Archive for June, 2004
Decentralization is the next stage in a progression of human organization that?s been going on for thousands of years.
We are now in the early stages in an increase of human freedom in business that may in the long run be as important a change for business as the introduction of democracy was for governments. New technologies allow us to have the economic benefits of large organizations as well as the human benefits of small organizations. The reason that’s possible is that technology is reducing the cost of communication to such a level that everyone in even huge organizations can have all the information they need about the big picture to make decisions without waiting for someone above them to tell them what to do. What will change things, though, is not the technology. It’s what people want. We need to think more deeply about what we humans really want.
It’s 7:30 a.m., and a salesperson for a high-end electronics retailer has several house calls to make. One customer wants to consult on a new home theater, another would like a stereo for her Rolls Royce. Recalling that a third customer had a question about in-wall speakers, the salesperson logs on to the company’s e-learning site, takes a refresher course on suitable speakers and heads off to a 9:30 appointment.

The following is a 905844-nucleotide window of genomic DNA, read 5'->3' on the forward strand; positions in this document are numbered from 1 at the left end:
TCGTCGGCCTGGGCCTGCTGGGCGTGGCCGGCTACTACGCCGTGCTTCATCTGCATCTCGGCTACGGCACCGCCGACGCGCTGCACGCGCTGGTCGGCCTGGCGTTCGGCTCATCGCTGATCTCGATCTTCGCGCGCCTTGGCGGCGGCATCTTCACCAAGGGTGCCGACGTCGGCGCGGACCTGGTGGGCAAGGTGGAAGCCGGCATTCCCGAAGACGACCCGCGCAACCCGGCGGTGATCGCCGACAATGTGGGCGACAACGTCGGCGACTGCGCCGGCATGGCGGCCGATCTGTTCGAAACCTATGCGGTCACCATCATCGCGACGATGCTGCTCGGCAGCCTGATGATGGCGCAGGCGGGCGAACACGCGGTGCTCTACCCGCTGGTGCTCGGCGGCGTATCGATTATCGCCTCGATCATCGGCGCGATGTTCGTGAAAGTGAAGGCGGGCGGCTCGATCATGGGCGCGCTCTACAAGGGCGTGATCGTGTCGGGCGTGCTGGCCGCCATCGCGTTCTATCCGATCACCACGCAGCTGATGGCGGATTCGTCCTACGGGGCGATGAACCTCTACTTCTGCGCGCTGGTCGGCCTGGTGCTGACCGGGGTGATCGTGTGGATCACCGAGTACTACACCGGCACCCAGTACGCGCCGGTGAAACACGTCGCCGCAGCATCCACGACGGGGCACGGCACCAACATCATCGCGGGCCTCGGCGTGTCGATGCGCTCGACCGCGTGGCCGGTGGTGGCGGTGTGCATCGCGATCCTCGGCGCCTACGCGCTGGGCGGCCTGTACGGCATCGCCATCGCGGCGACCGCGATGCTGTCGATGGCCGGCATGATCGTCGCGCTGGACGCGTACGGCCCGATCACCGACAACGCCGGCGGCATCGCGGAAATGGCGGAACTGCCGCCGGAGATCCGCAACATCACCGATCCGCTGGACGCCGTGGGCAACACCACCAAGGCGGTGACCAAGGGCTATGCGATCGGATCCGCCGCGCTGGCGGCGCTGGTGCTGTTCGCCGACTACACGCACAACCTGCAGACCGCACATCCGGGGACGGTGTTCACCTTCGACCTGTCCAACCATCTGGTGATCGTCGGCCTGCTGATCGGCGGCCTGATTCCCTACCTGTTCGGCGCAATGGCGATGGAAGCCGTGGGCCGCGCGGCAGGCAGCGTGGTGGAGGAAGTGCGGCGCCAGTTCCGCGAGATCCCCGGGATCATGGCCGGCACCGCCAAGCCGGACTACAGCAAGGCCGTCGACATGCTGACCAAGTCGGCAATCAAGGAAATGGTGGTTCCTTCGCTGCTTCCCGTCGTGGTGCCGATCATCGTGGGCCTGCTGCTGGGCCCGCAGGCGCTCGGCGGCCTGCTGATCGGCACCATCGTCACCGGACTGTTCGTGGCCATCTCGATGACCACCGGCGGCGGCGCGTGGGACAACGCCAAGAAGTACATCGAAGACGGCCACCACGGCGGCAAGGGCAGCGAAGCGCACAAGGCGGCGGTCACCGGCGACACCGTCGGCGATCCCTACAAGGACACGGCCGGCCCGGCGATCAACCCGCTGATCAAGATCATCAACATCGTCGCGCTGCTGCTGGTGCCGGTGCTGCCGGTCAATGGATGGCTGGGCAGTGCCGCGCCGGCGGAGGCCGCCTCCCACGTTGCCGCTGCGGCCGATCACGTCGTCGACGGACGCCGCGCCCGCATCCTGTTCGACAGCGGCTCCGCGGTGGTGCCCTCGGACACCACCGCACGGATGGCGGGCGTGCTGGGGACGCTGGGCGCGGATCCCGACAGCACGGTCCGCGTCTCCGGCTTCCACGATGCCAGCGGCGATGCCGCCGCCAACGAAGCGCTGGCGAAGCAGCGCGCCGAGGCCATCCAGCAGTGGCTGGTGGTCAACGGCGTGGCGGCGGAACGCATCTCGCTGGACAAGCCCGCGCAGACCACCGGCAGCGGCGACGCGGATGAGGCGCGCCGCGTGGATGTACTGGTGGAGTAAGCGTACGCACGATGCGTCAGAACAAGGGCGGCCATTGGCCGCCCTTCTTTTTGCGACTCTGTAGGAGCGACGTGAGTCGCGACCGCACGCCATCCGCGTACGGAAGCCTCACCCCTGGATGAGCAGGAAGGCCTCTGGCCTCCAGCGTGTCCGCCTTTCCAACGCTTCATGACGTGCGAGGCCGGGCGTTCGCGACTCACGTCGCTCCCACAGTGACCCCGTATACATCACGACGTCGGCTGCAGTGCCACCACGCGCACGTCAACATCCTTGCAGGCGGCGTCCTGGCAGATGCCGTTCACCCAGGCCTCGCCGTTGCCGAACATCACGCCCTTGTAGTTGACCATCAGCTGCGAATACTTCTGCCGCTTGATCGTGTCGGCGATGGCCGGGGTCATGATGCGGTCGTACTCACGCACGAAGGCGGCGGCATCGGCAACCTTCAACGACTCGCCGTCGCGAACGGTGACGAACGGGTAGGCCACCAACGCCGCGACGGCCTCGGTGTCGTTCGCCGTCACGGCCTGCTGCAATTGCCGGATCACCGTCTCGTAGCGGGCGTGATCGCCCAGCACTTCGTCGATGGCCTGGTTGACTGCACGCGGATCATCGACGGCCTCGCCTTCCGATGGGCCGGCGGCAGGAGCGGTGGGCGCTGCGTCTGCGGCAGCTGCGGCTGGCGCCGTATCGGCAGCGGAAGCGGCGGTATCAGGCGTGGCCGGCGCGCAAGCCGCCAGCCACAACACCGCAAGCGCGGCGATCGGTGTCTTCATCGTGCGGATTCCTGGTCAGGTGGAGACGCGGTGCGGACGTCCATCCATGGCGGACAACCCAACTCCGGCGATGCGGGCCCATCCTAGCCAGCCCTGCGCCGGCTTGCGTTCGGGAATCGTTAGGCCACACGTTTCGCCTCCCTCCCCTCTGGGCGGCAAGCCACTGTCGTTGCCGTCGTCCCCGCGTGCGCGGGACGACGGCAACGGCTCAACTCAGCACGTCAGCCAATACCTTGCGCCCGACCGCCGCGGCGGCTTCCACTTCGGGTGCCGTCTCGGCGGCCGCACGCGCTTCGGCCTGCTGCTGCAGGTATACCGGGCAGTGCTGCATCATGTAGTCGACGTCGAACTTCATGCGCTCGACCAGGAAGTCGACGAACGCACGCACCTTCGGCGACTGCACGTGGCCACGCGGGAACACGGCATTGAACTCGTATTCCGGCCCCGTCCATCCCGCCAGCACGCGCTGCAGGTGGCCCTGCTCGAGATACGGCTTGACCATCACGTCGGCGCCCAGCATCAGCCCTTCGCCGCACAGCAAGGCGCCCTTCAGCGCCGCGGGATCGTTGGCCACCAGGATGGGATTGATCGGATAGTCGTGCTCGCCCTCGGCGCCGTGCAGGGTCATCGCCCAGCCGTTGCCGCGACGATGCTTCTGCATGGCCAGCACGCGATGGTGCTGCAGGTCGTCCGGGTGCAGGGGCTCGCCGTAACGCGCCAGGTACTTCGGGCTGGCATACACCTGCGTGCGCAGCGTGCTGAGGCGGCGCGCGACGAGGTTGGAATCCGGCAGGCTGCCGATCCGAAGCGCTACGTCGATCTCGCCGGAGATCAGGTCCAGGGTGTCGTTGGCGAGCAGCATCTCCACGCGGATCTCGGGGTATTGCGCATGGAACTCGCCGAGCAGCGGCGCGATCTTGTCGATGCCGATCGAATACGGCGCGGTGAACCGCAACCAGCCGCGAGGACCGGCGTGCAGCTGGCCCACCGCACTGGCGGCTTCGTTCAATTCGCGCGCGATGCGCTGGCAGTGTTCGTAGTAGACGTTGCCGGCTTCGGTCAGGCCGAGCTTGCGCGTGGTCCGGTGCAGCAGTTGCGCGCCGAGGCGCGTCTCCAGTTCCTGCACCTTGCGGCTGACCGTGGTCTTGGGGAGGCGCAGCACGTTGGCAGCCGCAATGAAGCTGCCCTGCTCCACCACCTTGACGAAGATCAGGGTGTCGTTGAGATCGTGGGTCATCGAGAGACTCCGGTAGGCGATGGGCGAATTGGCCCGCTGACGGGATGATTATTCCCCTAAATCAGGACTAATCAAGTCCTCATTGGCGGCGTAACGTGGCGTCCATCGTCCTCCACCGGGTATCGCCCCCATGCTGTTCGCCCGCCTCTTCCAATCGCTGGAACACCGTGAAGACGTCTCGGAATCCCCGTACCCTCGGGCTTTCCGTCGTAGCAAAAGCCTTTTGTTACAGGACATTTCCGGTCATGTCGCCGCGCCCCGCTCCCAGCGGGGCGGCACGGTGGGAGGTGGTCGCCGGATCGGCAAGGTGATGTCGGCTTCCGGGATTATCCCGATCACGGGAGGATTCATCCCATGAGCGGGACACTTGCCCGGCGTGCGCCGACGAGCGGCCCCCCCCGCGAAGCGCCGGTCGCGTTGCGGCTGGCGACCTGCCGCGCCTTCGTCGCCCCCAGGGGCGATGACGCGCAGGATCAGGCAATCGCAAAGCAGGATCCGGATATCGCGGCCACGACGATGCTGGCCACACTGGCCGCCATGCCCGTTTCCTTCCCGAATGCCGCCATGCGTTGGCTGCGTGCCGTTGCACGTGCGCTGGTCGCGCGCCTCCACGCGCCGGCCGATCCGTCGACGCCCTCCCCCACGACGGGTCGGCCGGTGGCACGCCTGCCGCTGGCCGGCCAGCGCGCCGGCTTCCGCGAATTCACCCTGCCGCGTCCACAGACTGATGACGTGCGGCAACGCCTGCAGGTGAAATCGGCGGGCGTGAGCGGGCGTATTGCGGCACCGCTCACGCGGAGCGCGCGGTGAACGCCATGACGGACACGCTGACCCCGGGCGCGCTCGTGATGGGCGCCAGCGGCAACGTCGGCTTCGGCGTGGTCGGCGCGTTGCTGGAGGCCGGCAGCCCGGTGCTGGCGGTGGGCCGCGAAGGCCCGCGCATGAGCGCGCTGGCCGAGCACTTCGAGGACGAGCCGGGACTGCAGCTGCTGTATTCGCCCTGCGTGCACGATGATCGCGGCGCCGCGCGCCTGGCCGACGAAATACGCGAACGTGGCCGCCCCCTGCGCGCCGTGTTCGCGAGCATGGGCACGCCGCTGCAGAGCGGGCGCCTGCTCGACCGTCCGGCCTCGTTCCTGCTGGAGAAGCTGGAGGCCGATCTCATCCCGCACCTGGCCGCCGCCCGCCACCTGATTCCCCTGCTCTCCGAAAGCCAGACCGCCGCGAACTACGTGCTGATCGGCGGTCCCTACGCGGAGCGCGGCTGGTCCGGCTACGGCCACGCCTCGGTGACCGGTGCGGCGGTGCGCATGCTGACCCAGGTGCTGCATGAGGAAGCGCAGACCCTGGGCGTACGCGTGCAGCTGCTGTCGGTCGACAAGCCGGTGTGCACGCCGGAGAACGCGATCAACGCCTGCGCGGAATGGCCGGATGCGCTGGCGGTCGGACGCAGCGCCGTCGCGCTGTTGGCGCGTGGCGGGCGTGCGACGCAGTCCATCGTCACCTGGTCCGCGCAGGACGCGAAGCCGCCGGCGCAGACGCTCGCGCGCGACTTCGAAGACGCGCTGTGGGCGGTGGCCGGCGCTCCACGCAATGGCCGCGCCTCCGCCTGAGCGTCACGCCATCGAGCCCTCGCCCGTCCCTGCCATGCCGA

Experienced e-learning practitioners have found that it’s better to shorten the lessons into digestible bites and deliver them to employees’ desktops so they can apply their new knowledge right away… Storing and managing large numbers of simulation and other e-learning content components can be a technical challenge, especially if you’re trying to create e-learning materials that are reusable objects that can be repurposed from one class to another.
I’ve seen dozens of companies waste hundreds of thousands of dollars because they chose their management tools before they had a clear understanding of their business needs, information life cycle and content.
Find out where it hurts. How can you avoid this kind of costly mistake? Start by identifying the pain points. Talk to management and everyone involved in the content life cycle to identify the real problems.
I’ve always wanted to do a case mod that, once finished, looked nothing like a computer. Finding a dead toaster oven provided me a spark of inspiration. I took it home the same night, determined to make a computer unlike any other out there.
Better Science Through Gaming By Kristen Philipkoski. From Wired News
Software for analyzing genomic data has been woefully inadequate, leaving scientists in a DOS-like wasteland. One company is solving the problem with a video-game sensibility.